Table 3 Means and standard errors (in parentheses) of task performance and verbal measures.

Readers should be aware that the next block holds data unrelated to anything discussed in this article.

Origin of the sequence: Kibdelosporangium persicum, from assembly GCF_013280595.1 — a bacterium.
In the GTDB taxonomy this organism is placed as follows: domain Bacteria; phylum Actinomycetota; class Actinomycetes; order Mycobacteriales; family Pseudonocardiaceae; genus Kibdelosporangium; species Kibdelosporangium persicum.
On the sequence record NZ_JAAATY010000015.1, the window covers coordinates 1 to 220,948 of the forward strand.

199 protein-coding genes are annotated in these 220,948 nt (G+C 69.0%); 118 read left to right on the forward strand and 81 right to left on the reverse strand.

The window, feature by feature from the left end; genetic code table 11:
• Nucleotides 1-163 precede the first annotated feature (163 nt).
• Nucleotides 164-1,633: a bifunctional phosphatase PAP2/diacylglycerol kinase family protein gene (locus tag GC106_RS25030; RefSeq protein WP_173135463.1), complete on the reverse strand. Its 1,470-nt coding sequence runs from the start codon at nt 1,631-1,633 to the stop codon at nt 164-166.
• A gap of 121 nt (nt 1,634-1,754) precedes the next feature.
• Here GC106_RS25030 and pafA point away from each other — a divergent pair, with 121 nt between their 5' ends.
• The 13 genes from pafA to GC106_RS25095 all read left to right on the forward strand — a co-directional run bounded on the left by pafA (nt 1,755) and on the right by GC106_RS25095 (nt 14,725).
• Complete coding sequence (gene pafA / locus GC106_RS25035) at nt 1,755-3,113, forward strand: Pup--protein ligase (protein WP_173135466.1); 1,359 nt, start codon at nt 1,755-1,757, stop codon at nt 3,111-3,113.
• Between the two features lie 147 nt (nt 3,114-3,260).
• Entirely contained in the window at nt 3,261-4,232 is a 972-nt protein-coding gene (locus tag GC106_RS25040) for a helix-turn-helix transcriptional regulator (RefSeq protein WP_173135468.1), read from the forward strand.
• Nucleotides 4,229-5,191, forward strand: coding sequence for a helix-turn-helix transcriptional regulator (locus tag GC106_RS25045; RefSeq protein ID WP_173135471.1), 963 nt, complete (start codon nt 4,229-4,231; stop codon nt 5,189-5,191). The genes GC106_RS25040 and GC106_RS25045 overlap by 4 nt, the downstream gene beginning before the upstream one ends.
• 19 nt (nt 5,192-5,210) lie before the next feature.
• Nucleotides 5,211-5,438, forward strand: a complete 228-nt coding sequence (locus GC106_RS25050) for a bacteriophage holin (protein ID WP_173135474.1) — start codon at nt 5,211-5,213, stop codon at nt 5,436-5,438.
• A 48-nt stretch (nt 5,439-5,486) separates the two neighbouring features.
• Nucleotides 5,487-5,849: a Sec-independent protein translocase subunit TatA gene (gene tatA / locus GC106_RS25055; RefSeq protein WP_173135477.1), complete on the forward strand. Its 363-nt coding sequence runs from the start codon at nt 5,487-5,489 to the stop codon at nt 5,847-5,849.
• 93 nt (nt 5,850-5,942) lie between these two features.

The present study provides the first evidence of an impact of tDCS on effort-related cardiovascular measures. As hypothesized, participants showed a modification of ISTI in the anodal stimulation condition compared to the cathodal and sham stimulation conditions. This suggests changes in levels of effort18. Specifically, anodal stimulation of the DLPFC is associated with shorter ISTI, which is interpreted as the result of higher effort. By contrast cathodal and sham stimulation conditions resulted in extremely low (close to zero) ISTI reactivity, which suggests disengagement.